Lung cancer is one of the most prevalent forms of cancer in the world, and it is the leading cause of cancer-related deaths in the United States. In fact, deaths from lung cancer outnumber deaths from ovarian, breast, and prostate cancers combined.

The good news is that, while lung cancer still has its mysteries, it is better understood than many other forms of cancer. Doctors do, for example, know that smoking is one of the leading risk factors of lung cancer. Thus, avoiding smoking is a step in the right direction for lung cancer prevention. While there is no current cure, health experts have developed a variety of treatment options to manage lung cancer and potentially put it into remission. Determining the right conventional or holistic treatment for lung cancer starts with staging. What are the stages of lung cancer? Read on to learn more about the different stages of lung cancer.

Understanding Lung Cancer

Lung cancer is any type of cancer that originates in the lungs. This is different from forms of cancer that start elsewhere and spread into the lungs, which is known as secondary lung cancer. Lung cancer can affect just about any lung tissue and is divided into two main categories. The two types of lung cancer are small-cell lung cancer and non-small cell lung cancer.

Lung cancer can be hard to spot early on as it rarely presents any noticeable symptoms until it has advanced, however, there are still some early signs of lung cancer. Specific lung cancer symptoms can also vary from case to case. Some of the most common signs and symptoms include:

  • A sudden cough that cannot be explained by a viral or bacterial infection
  • Shortness of breath
  • Wheezing or hoarseness
  • Coughing up blood
  • Chest pain
  • Unintended weight loss
  • Bone pain
  • Headaches
  • General fatigue

If you have any of these persistent symptoms, you should consult your doctor.

Diagnosing Lung Cancer

Those who have an increased risk of lung cancer (usually those who have a history of heavy smoking or asbestos exposure) may be recommended to receive annual lung cancer screenings in the form of a low-dose CT scan. These annual screenings are usually offered to people over the age of 55 who have a history of heavy smoking but are otherwise healthy.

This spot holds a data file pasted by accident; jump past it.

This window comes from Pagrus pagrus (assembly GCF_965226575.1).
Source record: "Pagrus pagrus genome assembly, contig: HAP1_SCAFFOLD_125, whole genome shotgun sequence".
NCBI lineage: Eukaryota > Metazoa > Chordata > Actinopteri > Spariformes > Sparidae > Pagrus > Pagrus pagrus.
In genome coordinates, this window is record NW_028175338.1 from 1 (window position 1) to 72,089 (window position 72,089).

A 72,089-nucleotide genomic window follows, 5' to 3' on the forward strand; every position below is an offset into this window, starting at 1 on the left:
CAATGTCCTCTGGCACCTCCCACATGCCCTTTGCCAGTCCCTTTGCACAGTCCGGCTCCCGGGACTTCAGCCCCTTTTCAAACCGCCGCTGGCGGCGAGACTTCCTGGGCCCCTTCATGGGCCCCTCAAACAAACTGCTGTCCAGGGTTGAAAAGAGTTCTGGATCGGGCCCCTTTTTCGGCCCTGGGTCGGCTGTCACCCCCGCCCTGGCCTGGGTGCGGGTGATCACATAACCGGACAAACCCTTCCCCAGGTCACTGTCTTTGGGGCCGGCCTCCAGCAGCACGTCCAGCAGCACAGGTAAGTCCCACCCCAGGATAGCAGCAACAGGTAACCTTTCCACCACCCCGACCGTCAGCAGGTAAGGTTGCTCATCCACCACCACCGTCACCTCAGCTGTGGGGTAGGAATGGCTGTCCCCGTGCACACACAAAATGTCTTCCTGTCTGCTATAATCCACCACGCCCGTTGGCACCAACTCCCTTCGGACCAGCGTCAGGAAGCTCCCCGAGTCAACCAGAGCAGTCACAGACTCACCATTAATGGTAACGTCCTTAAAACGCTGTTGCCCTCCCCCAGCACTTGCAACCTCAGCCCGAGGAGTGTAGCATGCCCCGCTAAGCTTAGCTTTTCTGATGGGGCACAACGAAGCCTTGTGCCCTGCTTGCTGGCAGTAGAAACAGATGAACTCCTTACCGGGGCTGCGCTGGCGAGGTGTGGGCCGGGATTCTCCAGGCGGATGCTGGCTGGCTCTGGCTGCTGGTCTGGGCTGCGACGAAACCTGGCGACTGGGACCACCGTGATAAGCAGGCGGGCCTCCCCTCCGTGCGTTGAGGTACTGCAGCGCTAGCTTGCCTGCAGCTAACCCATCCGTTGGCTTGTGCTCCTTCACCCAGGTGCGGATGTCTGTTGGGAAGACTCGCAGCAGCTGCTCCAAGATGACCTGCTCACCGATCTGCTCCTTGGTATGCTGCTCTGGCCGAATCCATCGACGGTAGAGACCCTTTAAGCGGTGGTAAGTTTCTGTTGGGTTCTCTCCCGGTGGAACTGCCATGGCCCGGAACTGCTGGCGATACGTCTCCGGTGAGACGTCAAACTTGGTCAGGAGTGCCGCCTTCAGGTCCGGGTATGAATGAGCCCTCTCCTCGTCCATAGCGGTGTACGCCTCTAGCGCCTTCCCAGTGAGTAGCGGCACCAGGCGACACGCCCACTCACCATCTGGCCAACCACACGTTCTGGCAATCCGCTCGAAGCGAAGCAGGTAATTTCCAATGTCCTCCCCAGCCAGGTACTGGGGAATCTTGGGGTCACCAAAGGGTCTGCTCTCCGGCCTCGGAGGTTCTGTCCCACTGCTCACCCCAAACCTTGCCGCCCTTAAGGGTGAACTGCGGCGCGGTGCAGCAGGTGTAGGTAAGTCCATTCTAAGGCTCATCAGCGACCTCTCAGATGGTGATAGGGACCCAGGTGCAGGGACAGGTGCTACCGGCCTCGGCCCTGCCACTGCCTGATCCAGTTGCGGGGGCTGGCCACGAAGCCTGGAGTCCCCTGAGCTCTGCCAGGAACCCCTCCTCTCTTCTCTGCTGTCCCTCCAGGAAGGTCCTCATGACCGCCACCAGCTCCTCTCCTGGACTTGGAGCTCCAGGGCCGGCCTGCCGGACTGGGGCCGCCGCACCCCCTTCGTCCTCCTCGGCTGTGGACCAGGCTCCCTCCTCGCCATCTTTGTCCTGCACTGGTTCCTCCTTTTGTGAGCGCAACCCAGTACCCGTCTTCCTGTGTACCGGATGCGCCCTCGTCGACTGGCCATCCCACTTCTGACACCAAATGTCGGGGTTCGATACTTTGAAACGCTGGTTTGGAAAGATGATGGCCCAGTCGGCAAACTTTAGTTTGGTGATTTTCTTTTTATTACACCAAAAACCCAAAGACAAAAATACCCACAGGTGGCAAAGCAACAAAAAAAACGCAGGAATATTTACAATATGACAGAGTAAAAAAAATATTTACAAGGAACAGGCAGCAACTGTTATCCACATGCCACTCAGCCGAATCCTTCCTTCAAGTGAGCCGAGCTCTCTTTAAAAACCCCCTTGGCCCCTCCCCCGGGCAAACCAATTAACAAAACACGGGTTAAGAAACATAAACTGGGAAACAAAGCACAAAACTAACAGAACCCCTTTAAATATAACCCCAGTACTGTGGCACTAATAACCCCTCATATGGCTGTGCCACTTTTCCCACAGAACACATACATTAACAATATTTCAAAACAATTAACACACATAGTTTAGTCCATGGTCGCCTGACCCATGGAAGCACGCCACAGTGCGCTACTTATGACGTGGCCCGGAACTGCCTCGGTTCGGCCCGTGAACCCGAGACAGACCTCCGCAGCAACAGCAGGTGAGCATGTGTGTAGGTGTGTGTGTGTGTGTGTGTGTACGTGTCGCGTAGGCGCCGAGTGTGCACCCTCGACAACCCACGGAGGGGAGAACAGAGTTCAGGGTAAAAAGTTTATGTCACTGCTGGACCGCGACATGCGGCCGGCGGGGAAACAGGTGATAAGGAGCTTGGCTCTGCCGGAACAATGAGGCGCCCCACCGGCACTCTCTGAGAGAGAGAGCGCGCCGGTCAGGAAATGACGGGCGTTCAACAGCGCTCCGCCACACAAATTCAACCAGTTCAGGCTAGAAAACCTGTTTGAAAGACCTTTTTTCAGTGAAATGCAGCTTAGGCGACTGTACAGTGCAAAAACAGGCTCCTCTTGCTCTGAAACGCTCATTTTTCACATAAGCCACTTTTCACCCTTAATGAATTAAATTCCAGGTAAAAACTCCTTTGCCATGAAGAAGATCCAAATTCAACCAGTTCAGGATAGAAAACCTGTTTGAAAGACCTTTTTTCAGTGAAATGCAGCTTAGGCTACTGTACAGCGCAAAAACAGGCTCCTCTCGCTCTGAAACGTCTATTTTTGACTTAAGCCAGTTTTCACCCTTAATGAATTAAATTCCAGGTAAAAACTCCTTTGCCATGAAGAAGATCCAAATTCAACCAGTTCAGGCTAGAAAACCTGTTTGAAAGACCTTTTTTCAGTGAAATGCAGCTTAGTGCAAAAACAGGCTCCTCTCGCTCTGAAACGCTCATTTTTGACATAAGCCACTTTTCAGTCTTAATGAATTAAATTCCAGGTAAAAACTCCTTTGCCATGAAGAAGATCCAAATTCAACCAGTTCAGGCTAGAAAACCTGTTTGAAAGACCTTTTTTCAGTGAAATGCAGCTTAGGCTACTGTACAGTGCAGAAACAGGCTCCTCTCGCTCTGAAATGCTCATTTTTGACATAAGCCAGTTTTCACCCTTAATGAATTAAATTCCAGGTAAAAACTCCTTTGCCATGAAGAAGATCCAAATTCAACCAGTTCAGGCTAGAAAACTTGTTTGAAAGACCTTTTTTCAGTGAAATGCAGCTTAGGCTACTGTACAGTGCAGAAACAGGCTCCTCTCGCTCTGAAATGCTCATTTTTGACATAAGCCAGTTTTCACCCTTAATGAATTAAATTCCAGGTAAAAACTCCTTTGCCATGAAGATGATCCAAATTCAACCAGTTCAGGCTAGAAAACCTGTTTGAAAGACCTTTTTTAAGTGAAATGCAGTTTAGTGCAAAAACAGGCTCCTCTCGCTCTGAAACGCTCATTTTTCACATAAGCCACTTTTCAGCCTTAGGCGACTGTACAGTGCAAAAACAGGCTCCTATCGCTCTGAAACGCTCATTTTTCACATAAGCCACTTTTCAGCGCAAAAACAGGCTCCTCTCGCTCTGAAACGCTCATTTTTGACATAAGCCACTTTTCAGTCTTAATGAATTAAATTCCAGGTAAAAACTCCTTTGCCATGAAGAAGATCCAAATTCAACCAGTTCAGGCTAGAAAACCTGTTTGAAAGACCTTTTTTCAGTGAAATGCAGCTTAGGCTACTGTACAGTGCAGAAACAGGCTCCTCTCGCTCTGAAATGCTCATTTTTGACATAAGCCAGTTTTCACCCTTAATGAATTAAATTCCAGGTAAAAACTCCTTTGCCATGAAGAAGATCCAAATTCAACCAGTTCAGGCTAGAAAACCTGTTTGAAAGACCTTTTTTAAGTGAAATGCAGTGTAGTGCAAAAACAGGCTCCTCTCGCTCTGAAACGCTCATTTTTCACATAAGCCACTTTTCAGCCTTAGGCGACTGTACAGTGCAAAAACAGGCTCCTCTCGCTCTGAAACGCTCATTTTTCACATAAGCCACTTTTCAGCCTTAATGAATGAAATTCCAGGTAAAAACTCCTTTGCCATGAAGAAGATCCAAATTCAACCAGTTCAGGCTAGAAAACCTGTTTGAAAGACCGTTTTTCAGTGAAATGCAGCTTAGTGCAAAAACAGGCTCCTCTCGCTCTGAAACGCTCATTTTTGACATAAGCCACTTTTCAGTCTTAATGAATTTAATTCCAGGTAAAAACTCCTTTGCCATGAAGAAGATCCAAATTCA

Aside from these annual screenings, if you believe you might have lung cancer, your doctor can recommend a variety of tests to diagnose your health. This usually starts with a basic physical examination and discussion of your family’s medical history or genetic causes of lung cancer. If these results suggest the potential for lung cancer, your doctor can proceed with more thorough tests. The following tests are ways to detect lung cancer.

Imaging Tests

Imaging tests allow your doctor to reveal any abnormal masses, nodules, or lesions in your lungs and can help to determine if the cancer has spread. Imaging tests can vary but may include:

  • X-rays
  • MRIs
  • CT scan
  • Positron emission tomography (PET) scans
  • Bone scans

Not every imaging test is necessarily appropriate for every patient, so talk to your doctor to determine what might work best for your needs.

Sputum Cytology

If you have a cough, the doctors may look at your sputum to determine if you have lung cancer. Sputum is the mix of spit and mucus that you cough up from your lungs. Doctors can actually look at a sample of sputum and identify any cancer cells in it. This test is more effective in identifying squamous cell cancer and other cancers that start within the major airways of the lungs. This means that a negative sputum test does not necessarily eliminate the potential for lung cancer.